Young lemon sharks of Statia

After the exciting news of the silky sharks on the Saba Bank two weeks ago, this time we move a bit Southeast from Saba to the Caribbean island of Sint Eustatius (better known as Statia) for another shark-story. Throughout Spring 2015 and Summer 2016, multiple observations were made of a, for Statia’s waters, undocumented shark species: the lemon shark. And when life gives you lemons..

It all began when I joined a trip organized by Save Our Sharks NL, a project of the Dutch Caribbean Nature Alliance to conserve sharks in the waters of the Dutch Caribbean. The trip brought us to Statia, where I met up with two of the owners of the Scubaqua Dive Center, Mike Harterink and Menno Walther. Mike shot a couple of pictures of a young shark in the shallow waters near the dive center. In addition, Menno shot a short video of two young sharks cruising in the same area. The young sharks observed on both occasions happened to be young lemon sharks (Negaprion brevirostris), a species that has not been documented before in the waters of this Caribbean island.

Shot of a young lemon shark cruising by the Scubaqua Dive Center, by Mike Harterink.

Shot of a young lemon shark cruising by the Scubaqua Dive Center, by Mike Harterink.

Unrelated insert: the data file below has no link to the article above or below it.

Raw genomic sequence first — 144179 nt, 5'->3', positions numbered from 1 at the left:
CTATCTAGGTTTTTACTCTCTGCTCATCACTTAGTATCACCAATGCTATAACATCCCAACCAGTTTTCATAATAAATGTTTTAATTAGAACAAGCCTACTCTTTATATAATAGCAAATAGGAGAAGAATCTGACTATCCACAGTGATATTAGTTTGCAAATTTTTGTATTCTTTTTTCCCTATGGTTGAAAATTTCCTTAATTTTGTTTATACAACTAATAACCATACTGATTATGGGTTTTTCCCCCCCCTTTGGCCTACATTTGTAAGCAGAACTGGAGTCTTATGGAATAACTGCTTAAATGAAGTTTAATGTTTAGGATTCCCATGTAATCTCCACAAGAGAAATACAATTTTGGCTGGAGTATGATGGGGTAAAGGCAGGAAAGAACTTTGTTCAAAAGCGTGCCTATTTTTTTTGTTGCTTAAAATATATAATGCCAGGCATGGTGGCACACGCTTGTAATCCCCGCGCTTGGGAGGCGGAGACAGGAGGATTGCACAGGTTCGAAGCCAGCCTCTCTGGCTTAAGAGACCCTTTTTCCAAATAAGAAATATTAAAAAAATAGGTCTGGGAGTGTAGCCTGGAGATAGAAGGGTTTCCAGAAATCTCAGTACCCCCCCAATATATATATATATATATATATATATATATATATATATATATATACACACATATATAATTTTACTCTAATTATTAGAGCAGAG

Figuring these observations were interesting, as no adult lemon sharks were observed during any of the dives of Scubaqua, I came into contact with Erik Boman. Erik lives on the island and focuses on the hu(uuu)ge (and awesome) marine snail, the queen conch (Lobatus gigas) for his PhD. at Wageningen University. Fortunately, Erik and his wife also observed young lemon sharks in shallow waters over multiple occasions. This time, however, the sharks were observed on the other side of the island. We teamed up with Paddy Walker (University of Applied Sciences Van Hall Larenstein) to write a short research note on the observations, to stimulate local conservation efforts towards shark species and to document this species for the island.

About Lemons
All of the observed lemon sharks were estimated to be between 50 and 65 cm. This is close to the size at birth for lemon sharks, which is a length of 60 to 65 cm. Throughout their life, these sharks can grow to a whopping length of 3.40 meters (although individuals of 2.40 meters are more common) and reach an estimated age of at least 25 years. Like many other shark species, lemon sharks reach maturity relatively late in their life, at an age of 12 to 16 years. Female lemon sharks give birth every other year to a litter of 4 to 17 pups, after a gestation period of 10 to 12 months. The pups will remain in the area of where they were born for several years. This behavior is known as natal philopatry (i.e. tendency to return to a specific area).

Where do these little sharks come from?